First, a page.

Researchers are proposing a new technology that might control the flow of heat the way electronic devices control electrical current, an advance that could have applications in a diverse range of fields from electronics to textiles.
The concept uses tiny triangular structures to control "phonons," quantum-mechanical phenomena that describe how vibrations travel through a material's crystal structure.
Findings in research using advanced simulations show the triangular or T-shaped structures - if small enough in width - are capable of "thermal rectification," or permitting a greater flow of heat in one direction than in the opposite direction, said
Rectification has made possible transistors, diodes and memory circuits central to the semiconductor industry. The new devices are thermal rectifiers that might perform the same function, but with phonons instead of electrical current.
"In most systems, heat flow is equal in both directions, so there are no thermal devices like electrical diodes. However, if we are able to control heat flow like we control electricity using diodes then we can enable a lot of new and exciting thermal devices including thermal switches, thermal transistors, logic gates and memory," said Ruan, whose research group collaborated with a group led by
Findings are detailed in a research paper that has appeared online in the journal
The researchers used an advanced simulation method called molecular dynamics to demonstrate thermal rectification in structures called "asymmetric graphene nanoribbons." Molecular dynamics simulations can simulate the vibrations of atoms and predict the heat flow in a material.
Hu, Ruan, and Chen also published a paper four years ago in the journal
"We demonstrate that other asymmetric materials, such as asymmetric nanowires, thin ?lms, and quantum dots of a single material can also be high-performance thermal recti?ers, as long as you have lateral confinement," Ruan said. "This really broadens the potential of this rectification to a much wider spectrum of applications."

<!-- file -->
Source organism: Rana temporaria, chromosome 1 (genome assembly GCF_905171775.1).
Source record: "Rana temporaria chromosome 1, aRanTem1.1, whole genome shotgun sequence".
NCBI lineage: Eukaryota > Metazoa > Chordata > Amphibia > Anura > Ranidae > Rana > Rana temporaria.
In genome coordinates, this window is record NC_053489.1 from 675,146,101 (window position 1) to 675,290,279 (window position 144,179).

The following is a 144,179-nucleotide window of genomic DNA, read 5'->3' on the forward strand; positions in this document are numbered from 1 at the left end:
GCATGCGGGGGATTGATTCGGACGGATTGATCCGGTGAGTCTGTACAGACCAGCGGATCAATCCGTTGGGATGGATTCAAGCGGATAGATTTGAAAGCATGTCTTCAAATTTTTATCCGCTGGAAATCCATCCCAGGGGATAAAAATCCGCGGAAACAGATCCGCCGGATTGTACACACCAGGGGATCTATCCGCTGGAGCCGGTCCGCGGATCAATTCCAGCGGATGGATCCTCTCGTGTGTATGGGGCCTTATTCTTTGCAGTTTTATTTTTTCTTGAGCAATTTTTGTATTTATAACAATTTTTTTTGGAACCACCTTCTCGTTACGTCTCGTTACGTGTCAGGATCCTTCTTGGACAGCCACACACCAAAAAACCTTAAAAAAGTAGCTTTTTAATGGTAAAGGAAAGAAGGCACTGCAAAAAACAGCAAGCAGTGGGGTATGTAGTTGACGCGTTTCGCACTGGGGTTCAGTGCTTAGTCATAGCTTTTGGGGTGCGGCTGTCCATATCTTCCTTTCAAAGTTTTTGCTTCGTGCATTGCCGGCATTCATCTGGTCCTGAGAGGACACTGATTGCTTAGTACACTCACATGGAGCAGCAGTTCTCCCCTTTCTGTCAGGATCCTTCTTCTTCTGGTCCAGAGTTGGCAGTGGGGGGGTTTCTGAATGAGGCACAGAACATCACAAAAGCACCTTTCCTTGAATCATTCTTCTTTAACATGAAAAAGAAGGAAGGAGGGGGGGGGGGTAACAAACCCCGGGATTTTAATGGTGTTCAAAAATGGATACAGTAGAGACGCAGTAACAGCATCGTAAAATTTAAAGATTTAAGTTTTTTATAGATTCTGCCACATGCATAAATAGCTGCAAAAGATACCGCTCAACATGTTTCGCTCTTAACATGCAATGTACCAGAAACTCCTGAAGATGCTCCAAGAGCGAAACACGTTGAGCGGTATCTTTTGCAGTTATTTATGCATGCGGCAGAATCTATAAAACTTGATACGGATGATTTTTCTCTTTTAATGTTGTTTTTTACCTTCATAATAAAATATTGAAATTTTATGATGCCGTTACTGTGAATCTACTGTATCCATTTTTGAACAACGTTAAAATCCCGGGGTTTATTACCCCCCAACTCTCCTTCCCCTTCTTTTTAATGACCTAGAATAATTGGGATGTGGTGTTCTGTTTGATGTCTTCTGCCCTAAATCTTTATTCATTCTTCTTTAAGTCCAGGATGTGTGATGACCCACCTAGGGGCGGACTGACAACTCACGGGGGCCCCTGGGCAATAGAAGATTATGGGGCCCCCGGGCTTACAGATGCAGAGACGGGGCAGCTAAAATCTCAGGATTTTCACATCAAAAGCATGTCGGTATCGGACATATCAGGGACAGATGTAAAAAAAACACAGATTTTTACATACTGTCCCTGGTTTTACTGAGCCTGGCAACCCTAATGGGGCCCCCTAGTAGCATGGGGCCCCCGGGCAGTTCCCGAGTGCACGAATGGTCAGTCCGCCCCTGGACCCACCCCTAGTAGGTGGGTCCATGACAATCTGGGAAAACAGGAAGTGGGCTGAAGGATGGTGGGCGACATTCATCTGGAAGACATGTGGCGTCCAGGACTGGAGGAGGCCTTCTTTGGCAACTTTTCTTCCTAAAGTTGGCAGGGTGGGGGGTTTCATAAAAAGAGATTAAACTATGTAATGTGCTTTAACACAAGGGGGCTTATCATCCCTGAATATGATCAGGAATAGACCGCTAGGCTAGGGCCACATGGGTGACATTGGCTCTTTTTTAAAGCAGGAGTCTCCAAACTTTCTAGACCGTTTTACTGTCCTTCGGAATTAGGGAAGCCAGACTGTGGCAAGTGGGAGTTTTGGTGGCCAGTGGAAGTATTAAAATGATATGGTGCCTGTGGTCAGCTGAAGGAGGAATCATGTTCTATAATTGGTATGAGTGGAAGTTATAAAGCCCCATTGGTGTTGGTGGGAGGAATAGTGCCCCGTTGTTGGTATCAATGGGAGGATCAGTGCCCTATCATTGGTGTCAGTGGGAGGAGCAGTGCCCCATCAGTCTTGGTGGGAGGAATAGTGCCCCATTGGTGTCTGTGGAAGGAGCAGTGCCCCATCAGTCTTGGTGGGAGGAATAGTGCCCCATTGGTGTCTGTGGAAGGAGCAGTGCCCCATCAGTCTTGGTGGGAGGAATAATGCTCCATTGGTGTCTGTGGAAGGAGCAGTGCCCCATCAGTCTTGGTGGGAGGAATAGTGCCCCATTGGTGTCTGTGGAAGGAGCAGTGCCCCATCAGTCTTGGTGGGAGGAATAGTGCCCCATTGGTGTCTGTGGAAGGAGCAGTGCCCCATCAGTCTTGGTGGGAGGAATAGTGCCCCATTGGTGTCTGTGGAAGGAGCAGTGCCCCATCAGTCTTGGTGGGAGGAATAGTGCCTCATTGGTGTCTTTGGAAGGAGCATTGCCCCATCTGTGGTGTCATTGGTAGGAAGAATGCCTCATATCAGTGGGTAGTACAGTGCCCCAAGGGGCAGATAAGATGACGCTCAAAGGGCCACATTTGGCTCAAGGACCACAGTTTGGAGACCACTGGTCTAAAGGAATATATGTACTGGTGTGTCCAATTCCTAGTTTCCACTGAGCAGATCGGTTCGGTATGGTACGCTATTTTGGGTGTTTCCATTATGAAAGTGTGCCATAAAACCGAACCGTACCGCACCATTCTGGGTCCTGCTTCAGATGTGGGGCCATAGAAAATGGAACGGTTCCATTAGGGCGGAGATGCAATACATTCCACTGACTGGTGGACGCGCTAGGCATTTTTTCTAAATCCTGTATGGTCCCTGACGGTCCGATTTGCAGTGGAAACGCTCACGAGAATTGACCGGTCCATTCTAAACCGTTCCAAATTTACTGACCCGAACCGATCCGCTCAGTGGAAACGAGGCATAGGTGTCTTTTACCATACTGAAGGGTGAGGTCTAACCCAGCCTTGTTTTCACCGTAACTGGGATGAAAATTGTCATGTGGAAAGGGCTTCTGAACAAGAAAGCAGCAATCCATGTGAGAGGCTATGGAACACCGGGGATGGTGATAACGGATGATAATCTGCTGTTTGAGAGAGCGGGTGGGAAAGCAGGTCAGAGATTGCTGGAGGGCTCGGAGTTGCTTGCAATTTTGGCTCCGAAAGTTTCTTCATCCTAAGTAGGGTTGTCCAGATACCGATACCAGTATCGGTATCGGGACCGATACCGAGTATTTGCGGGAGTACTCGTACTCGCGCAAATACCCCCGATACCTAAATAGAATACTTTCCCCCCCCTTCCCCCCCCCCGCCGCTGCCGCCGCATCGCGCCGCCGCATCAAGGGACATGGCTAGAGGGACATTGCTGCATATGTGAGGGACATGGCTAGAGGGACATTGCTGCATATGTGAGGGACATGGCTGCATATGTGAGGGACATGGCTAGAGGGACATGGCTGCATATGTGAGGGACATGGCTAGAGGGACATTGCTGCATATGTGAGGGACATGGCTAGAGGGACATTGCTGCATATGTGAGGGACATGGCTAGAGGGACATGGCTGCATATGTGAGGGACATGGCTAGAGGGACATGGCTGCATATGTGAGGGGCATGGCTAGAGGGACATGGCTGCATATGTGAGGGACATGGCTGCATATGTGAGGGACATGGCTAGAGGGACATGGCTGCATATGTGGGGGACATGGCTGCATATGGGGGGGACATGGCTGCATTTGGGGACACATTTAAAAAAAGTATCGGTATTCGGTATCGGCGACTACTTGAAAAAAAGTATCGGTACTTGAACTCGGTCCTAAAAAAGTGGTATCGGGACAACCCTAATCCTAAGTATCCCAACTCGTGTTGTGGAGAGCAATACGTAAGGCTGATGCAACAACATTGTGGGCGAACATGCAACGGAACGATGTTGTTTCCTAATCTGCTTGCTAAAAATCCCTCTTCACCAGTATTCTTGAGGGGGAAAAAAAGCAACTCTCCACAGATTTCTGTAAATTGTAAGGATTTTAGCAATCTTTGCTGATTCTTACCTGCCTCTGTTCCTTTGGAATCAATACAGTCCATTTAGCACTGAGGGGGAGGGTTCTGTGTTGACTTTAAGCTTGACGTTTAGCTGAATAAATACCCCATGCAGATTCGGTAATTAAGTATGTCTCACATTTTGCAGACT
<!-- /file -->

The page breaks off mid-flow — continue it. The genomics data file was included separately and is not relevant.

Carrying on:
Thermal rectification is not seen in larger triangular-shape structures because they lack lateral confinement. In order for lateral confinement to be produced, the cross section of the structure must be much smaller than the "mean free path" of a phonon, or only a few to hundreds of nanometers depending on the material, Wang said.
"This is the average distance a phonon can travel before it collides with another phonon," he said.
However, although the devices must be tiny, they could be linked in series to produce larger structures and better rectification performance.
The concept could find uses in "thermal management" applications for computers and electronics, buildings and even clothing.
"For example, on a winter night you don't want a building to lose heat quickly to the outside, while during the day you want the building to be warmed up by the sun, so it would be good to have building materials that permit the flow of heat in one direction, but not the other," Ruan said.
A potential, although speculative, future application could be thermal transistors. Unlike conventional transistors, thermal transistors would not require the use of silicon, are based on phonons rather than electrons and might make use of the large amount of waste heat that is already generated in most practical electronics, said Chen.
The research was funded by the
Note to Journalists: An electronic copy of the research paper is available from
Phonon Lateral Con?nement Enables Thermal Recti?cation in Asymmetric Single-Material Nanostructures
Yan Wang,dagger,double dagger Ajit Vallabhaneni,dagger,double dagger Jiuning Hu,double dagger,section Bo Qiu,dagger,double dagger
double dagger Birck Nanotechnology Center,
?Department of Physics,
We show that thermal recti?cation (TR) in asymmetric graphene nanoribbons (GNRs) is originated from phonon con?nement in the lateral dimension, which is a fundamentally new mechanism different from that in macroscopic heterojunctions. Our molecular dynamics simulations reveal that, though TR is significant in nanosized asymmetric GNRs, it diminishes at larger width. By solving the heat diffusion equation, we prove that TR is indeed absent in both the total heat transfer rate and local heat ?ux for bulk-size asymmetric single materials, regardless of the device geometry or the anisotropy of the thermal conductivity. For a deeper understanding of why lateral con?nement is needed, we have performed phonon spectra analysis and shown that phonon lateral con?nement can enable three possible mechanisms for TR: phonon spectra overlap, inseparable dependence of thermal conductivity on temperature and space, and phonon edge localization, which are essentially related to each other in a complicated manner. Under such guidance, we demonstrate that other asymmetric nanostructures, such as asymmetric nanowires, thin ?lms, and quantum dots, of a single material are potentially high-performance thermal rectifiers.
TNS 30TagarumaMar-140128-4615537 30TagarumaMar
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